The Emmys: Why Sherlock Didn't Win

All right, since you've been asking. I could go the easy route and say simply that the competition was stiff, but truthfully, when taken as a whole within its category, most of the other stuff was simply better. I want to be clear here: Sherlock is a fan and critical favorite, but that doesn't always translate to ATAS and/or Emmy gold. And being asked to take A Scandal in Belgravia as a made-for-television movie didn't help things. It doesn't stand well on its own. Look at the first 15 to 20 minutes, which requires both an understanding of Holmes canon and the previous series (season) to fully comprehend and enjoy.

One could argue that, even though the Academy was only voting on the one episode (movie?), they are not entirely able to separate that from their conception of the series as a whole. Psychologically speaking. But it is possible to sit down and watch just the one episode with a completely critical eye. And that's what Academy voters were told to do. Just because they might like it (i.e., find it entertaining) doesn't mean they'll vote it as best.

Here are some of the ways Scandal fell down. 1. Steven Moffat beats viewers over the head with this idea that he's very clever. From the cutesy ringtone on Moriarty's phone to the cutting back and forth as Sherlock and Irene "prepare for battle" . . . Honestly, it's exhausting to see him trying so hard. 2. Benedict Cumberbatch—who is a fine actor, at least some of the time—ran into some problems in this episode: (a) being unable to fake playing the violin very well, (b) spending a good deal of the episode moping and wandering for what seemed like no very good reason, and (c) that tacky scene in which he playacted at being a priest, but which really just came off as bad acting of bad acting. 3. Those who enjoyed the original Irene Adler from Doyle's story found this take to be a shade off, seeing that she doesn't win in the end after all. In fact, Sherlock has to save her? Really? (Moffat's track record in writing and depicting women has been a knot of discussion, and Scandal dragged it all out again.) 4. And this is more general: British and American sensibilities are different. And Sherlock as a character, who goes between bouts of quietude and mania . . . At best he appears bipolar (something viewers understand), but at worst the actor simply seems inconsistent in his efforts. Remember that not everyone watching the show knows Doyle's original, and a good program won't require them to in order to enjoy and connect with the characters as they're currently written and portrayed. I get the sense that during a chunk of Scandal, viewers were asking, "WTF? Why is he acting that way? What's his problem exactly?"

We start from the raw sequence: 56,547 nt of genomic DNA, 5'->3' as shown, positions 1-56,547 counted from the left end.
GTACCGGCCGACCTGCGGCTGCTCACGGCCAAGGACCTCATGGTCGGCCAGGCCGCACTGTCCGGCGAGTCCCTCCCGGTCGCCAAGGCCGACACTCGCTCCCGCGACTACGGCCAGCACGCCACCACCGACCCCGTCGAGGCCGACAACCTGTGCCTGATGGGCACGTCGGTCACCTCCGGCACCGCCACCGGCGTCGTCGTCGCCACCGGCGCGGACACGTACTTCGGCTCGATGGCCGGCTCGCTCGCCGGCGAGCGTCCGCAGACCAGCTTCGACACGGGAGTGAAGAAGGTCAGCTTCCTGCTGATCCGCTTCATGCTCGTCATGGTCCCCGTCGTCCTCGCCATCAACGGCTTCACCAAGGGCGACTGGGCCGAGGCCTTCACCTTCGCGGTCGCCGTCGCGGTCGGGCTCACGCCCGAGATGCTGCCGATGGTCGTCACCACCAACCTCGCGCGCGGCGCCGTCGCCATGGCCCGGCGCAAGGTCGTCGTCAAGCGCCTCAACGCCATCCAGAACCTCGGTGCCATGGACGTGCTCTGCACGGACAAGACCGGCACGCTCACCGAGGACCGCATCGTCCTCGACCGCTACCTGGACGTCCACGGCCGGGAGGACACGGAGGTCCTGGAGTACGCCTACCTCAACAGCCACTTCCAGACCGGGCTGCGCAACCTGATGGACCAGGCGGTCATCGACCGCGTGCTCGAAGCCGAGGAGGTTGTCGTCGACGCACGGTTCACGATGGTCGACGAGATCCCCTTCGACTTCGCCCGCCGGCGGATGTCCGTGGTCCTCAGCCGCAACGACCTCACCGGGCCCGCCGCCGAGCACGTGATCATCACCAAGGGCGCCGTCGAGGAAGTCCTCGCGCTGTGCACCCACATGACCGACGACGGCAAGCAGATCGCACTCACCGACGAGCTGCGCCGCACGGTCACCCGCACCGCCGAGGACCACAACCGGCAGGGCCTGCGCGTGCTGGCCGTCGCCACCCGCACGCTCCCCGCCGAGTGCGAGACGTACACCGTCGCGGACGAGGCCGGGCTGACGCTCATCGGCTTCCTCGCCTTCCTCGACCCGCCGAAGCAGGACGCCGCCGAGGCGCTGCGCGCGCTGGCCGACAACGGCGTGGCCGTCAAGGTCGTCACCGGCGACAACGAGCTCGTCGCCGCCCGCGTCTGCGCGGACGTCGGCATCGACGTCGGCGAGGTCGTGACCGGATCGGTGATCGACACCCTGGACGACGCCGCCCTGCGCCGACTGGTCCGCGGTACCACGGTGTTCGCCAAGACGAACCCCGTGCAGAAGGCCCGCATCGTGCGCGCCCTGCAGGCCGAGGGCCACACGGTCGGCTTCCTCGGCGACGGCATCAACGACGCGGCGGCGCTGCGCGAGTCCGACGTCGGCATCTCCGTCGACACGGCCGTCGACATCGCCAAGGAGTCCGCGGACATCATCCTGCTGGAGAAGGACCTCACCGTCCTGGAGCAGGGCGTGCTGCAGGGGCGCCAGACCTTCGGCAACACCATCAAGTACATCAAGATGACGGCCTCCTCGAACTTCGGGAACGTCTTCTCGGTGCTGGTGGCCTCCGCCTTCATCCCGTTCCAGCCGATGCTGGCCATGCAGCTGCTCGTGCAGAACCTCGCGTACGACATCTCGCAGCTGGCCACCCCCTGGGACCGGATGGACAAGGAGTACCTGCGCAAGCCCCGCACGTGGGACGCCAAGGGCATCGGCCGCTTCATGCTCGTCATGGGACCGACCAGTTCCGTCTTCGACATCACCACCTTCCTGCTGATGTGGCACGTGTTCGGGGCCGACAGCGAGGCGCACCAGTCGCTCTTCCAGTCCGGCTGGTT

Finally, with all the talk of a new British invasion on American television, it's possible that Academy voters closed ranks to safeguard their side of the industry, thereby shutting out a lot of the British programs.

Downton does better on this side of the pond because (a) Americans can kind of understand WWI Britain in a way we don't understand—and are sometimes even threatened by—modern Britain, and (b) it's quite simply written with more finesse. I do think Sherlock might have had a chance if one of the other episodes had been on offer. Hounds could have stood alone quite neatly, and Benedict had that lovely scene beside the fire in that one which would have showcased his work better.

Rumor has it the third series of Sherlock begins filming this coming January March, and that it will probably be the final series as well. Last shot at Emmy gold for that group, then. Better make it count.

No comments: